Information about the Eating Disorder Bulimia Nervosa
Bulimia Nervosa Description
Bulimia Nervosa is an eating disorder with two components: binge eating and compensatory behavior. A binge episode is defined as overeating, i.e., consuming an amount of food (calories) that is substantially more than would be consumed by most people, which occurs over two hours. Compensatory behaviors are efforts to prevent the excessive calories from resulting in weight gain. These can include purging behaviors such as vomiting (e.g., “gagging” oneself with a finger) or using laxatives, diuretics, or enemas. Nonpurging behaviors include fasting or excessive exercise. Bulimia nervosa is very dangerous and can result in electrolyte imbalances and other medical issues influenced by the type of compensatory behaviors. It should be treated by a professional with eating disorder expertise.
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Bulimia Nervosa Clinical Diagnosis
The American Psychiatric Association classifies Bulimia Nervosa as an Eating Disorder on Axis I of the DSM-IV-TR. Symptoms must include:
Perceived loss of control over eating
Compensatory behavior aimed at preventing weight gain
Binges and compensatory behaviors cycle occurs at least two times per week for at least three months
the individual overvalues his/her appearance according to weight/body composition
The prior five symptoms cannot occur only during episodes of Anorexia Nervosa
Two types of Bulimia exist
- Purging Type
- Nonpurging Type
Bulimia Nervosa Causes and Characteristics
Ninety percent of Bulimics are female. The majority of bulimics are white and the condition is more common in Western countries. This leads many experts to conclude that the cause is primarily learned, given its cultural variability. Many Bulimics struggle with their weight and frequently diet. Approximately 2% of women and 0.2% of men in America will suffer from Bulimia Nervosa during their lifetime.
Bulimia Nervosa Treatment
Treatment should always be determined by a professional (e.g., licensed psychologist, psychiatrist, licensed social worker, or licensed mental health counselor). Fortunately, this disorder has been successfully treated by cognitive behavioral therapies (CBT) and behavior therapy (BT).
Eating Disorder- Binge Eating Disorder
Binge eating disorder is a characterized by distinct overeating episodes called a binge. Typically binges involve consuming unusually large amounts of food for a single meal. Calories may range from 3,000 to 15,000 or more. This is accompanied by a “feeling” of being out of control, or feeling compelled to do it. Anticipating a binge can involve positive feelings such as excitement or relief. Likewise the binge itself can be a temporarily respite from negative emotions. But, for many the times before and during binges can also consist of negative emotions, similar to those that follow the binge. Binges are often followed by feelings of shame, embarrassment (although usually binge eaters engage in the behavior alone), guilt, anxiety, etc.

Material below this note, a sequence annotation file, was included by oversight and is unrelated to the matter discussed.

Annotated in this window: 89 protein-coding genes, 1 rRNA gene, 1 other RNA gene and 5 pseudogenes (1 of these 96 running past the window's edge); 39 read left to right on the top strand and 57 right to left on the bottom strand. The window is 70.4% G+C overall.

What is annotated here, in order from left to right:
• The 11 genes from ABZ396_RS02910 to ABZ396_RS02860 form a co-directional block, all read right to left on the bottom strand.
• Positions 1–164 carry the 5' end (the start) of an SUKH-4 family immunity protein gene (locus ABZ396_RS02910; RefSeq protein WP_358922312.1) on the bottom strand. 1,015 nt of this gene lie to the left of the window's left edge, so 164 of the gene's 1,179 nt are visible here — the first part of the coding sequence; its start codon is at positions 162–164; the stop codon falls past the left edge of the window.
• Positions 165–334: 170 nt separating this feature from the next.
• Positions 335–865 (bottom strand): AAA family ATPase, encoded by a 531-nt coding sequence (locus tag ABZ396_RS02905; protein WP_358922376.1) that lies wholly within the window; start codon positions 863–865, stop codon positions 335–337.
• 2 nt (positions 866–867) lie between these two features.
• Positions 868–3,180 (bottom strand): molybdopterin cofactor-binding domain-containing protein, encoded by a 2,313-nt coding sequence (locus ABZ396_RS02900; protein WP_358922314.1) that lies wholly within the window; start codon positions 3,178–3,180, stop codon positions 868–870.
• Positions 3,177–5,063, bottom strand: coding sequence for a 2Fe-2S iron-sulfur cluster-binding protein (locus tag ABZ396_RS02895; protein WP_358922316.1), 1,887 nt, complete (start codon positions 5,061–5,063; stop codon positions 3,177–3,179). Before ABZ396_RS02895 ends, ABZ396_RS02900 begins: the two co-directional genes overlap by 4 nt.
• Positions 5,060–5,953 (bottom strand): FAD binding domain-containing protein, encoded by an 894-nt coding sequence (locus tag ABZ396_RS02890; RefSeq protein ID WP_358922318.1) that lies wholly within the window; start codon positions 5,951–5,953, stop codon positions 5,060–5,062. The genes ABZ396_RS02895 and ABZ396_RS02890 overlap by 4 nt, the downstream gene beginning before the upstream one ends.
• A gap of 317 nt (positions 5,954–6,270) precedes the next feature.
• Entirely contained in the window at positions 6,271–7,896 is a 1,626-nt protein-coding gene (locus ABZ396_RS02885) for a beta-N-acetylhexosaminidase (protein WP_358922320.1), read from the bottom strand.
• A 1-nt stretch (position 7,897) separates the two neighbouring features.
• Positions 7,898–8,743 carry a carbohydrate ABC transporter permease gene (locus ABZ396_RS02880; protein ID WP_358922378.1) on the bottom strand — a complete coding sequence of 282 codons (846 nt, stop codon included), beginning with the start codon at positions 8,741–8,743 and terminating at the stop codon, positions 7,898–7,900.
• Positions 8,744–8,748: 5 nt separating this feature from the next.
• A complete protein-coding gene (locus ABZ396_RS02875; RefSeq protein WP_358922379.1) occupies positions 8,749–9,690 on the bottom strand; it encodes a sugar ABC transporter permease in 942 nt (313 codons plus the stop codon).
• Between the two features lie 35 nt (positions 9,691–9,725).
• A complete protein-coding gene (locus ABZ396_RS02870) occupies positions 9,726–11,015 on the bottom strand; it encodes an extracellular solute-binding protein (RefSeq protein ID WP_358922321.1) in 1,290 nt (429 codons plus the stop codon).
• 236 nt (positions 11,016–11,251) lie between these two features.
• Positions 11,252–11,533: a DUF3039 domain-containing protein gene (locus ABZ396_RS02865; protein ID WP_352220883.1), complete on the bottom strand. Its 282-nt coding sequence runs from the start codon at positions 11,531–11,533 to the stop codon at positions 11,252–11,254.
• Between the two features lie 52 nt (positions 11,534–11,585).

Characteristics of Binge Eaters
Many binge eaters are obese or at least overweight as frequent binges almost always lead to steep weight increases. Those suffering with binge eating disorder are more likely to also be experiencing other emotional or behavioral problems when compared to obese individuals without the disorder, e.g., ocd or major depression.
Eating Disorders- Diagnosis of Binge Eating
The American Psychiatric Association includes Binge Eating Disorder in the Appendix as a syndrome in need of further study. It may be the most common eating disorder in the US, with estimates as high as 4%. But, currently it is not included as an Axis I disorder. A diagnosis of Eating Disorder Not Otherwise Specified can be given when appropriate. It is likely that the next version of the American Psychiatric Association’s Diagnostic and Statistical Manual for Mental Disorders will likely include Binge Eating Disorder, given the attention obesity is receiving.
Causes of Binge Eating
There is not consensus regarding the etiology of binge eating disorder. There is a great likelihood that genes and other biological factors, such as neurotransmitters or hormones play a role, but the amounts of influence are yet to be determined. In addition various situational and behavioral events are likely involved. Periods of calorie restriction (typical dieting), stress, interpersonal strife, and deficiencies in modulating emotions and other behavioral coping strategies put people at greater risk of developing the disorder. Binge episodes can be triggered by various situational, emotional, or interpersonal variables. Some of the most common include boredom, anger, anxiety, stress, loneliness, rejection, disappointment, etc.
Treatment for Binge Eating Disorder
Despite the lack of consensus on the precise diagnostic characteristics, there is agreement that binge eating can be treated. Cognitive behavioral therapy and Interpersonal Therapy are believed to be efficacious. During therapy many clients will experience a reduction in binges, weight, as well as anxiety and other emotional symptoms, and an improvement in relationships.
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